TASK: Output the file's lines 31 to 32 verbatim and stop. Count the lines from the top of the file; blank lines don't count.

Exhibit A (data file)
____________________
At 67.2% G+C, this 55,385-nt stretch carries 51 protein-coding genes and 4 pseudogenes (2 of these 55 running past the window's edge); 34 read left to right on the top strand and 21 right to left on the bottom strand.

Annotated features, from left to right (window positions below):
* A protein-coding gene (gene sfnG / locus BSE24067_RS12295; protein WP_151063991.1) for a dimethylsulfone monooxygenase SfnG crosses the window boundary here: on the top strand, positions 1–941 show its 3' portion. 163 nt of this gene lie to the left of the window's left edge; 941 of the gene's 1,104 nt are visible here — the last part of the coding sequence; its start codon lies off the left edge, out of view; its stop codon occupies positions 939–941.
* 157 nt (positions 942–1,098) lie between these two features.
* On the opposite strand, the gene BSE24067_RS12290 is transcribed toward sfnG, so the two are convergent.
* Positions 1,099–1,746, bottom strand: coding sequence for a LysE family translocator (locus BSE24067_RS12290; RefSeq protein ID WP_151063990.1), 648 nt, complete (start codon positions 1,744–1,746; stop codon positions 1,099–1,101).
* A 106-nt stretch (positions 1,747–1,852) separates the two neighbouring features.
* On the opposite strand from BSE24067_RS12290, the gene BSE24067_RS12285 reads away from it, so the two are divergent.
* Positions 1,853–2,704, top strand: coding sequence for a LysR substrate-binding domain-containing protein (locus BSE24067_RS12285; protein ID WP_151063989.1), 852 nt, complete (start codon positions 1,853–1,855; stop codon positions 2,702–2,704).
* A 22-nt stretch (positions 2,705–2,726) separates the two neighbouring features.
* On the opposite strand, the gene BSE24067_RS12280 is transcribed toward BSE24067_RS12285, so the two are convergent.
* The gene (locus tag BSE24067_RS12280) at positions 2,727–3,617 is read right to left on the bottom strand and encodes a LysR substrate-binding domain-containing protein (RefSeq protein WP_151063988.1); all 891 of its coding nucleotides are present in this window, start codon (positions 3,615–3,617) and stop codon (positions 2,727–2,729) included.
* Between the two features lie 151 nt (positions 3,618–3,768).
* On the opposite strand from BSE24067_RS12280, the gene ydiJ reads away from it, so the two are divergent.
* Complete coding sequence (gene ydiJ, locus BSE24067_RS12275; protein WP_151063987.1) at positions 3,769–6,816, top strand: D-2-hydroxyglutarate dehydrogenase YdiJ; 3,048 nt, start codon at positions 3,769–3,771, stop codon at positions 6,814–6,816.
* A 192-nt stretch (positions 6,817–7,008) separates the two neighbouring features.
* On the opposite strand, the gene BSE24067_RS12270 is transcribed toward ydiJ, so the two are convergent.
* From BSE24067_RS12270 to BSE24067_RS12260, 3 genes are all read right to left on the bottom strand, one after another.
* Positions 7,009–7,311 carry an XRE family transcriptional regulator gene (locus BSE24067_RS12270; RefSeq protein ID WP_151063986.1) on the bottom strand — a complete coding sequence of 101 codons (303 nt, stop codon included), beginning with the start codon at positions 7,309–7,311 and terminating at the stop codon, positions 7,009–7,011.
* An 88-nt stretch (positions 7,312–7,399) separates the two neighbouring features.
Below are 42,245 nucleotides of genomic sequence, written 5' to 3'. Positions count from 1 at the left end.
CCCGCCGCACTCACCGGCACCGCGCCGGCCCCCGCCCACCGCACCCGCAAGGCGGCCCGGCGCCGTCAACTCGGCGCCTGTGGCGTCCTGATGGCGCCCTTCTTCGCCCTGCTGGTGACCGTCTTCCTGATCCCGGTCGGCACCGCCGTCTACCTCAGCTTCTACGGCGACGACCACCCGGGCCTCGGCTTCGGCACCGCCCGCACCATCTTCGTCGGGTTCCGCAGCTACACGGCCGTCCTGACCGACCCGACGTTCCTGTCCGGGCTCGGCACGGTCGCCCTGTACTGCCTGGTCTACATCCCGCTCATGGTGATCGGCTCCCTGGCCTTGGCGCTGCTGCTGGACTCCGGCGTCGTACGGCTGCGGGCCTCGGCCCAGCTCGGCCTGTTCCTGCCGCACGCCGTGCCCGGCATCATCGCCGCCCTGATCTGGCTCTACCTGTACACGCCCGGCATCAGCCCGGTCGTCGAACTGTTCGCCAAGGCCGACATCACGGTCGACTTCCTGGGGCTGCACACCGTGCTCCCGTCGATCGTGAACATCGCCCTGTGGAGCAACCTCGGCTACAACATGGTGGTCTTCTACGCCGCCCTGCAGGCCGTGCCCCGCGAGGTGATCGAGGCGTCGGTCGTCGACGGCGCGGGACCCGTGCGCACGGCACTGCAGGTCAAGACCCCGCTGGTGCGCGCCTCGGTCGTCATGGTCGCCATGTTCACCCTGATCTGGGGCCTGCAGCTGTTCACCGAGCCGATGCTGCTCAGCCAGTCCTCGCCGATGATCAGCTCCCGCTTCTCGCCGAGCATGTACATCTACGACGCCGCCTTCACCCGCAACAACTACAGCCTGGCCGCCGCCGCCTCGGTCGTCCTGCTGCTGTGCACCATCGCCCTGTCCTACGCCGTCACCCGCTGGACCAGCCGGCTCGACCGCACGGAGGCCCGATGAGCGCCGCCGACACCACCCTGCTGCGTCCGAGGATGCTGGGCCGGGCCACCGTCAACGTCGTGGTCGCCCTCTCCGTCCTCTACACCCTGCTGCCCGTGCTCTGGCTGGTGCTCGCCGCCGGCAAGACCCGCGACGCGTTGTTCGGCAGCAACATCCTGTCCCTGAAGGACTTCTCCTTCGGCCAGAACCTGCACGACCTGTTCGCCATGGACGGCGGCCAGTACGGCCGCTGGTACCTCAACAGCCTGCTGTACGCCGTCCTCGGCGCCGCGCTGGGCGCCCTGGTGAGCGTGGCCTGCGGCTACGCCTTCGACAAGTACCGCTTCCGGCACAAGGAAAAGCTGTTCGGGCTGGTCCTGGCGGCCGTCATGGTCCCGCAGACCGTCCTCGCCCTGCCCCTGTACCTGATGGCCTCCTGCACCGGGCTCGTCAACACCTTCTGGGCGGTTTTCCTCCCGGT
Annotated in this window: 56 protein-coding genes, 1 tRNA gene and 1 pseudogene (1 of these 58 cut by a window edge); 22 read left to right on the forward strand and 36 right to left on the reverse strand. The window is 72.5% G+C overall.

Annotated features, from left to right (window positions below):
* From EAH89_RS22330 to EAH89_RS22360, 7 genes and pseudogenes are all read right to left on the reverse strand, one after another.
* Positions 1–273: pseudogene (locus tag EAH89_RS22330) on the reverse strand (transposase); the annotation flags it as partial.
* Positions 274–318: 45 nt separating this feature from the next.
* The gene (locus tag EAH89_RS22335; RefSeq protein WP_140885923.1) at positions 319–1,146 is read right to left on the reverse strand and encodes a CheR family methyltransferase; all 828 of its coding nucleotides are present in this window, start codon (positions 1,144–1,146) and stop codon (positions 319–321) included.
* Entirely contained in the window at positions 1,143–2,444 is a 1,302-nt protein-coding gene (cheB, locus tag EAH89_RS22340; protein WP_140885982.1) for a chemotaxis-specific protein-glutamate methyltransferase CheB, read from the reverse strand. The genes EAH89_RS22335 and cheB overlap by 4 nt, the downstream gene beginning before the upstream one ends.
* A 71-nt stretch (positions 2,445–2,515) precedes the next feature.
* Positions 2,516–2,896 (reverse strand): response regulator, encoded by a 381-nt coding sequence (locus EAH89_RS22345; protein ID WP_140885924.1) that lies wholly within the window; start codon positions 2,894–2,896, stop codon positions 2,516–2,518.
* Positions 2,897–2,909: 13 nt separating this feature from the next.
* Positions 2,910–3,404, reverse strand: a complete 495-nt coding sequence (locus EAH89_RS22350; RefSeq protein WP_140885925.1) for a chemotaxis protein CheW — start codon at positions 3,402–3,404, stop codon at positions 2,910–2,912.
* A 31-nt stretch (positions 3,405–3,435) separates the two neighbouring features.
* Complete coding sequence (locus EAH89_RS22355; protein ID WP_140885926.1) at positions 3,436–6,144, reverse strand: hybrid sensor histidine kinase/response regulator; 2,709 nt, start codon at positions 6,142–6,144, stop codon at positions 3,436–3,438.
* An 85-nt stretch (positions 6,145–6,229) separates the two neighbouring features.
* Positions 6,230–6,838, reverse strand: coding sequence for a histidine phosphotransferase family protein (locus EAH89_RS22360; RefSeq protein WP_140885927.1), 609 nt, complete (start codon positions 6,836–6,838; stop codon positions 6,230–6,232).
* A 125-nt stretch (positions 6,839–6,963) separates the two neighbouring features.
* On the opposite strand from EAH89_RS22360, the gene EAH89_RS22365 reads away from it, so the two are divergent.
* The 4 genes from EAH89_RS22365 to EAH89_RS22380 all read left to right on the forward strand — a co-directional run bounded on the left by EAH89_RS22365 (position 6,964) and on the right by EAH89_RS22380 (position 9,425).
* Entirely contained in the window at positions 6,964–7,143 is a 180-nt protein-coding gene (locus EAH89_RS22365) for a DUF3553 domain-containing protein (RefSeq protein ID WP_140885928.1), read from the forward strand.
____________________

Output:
* Positions 2,516–2,896 (reverse strand): response regulator, encoded by a 381-nt coding sequence (locus EAH89_RS22345; protein ID WP_140885924.1) that lies wholly within the window; start codon positions 2,894–2,896, stop codon positions 2,516–2,518.
* Positions 2,897–2,909: 13 nt separating this feature from the next.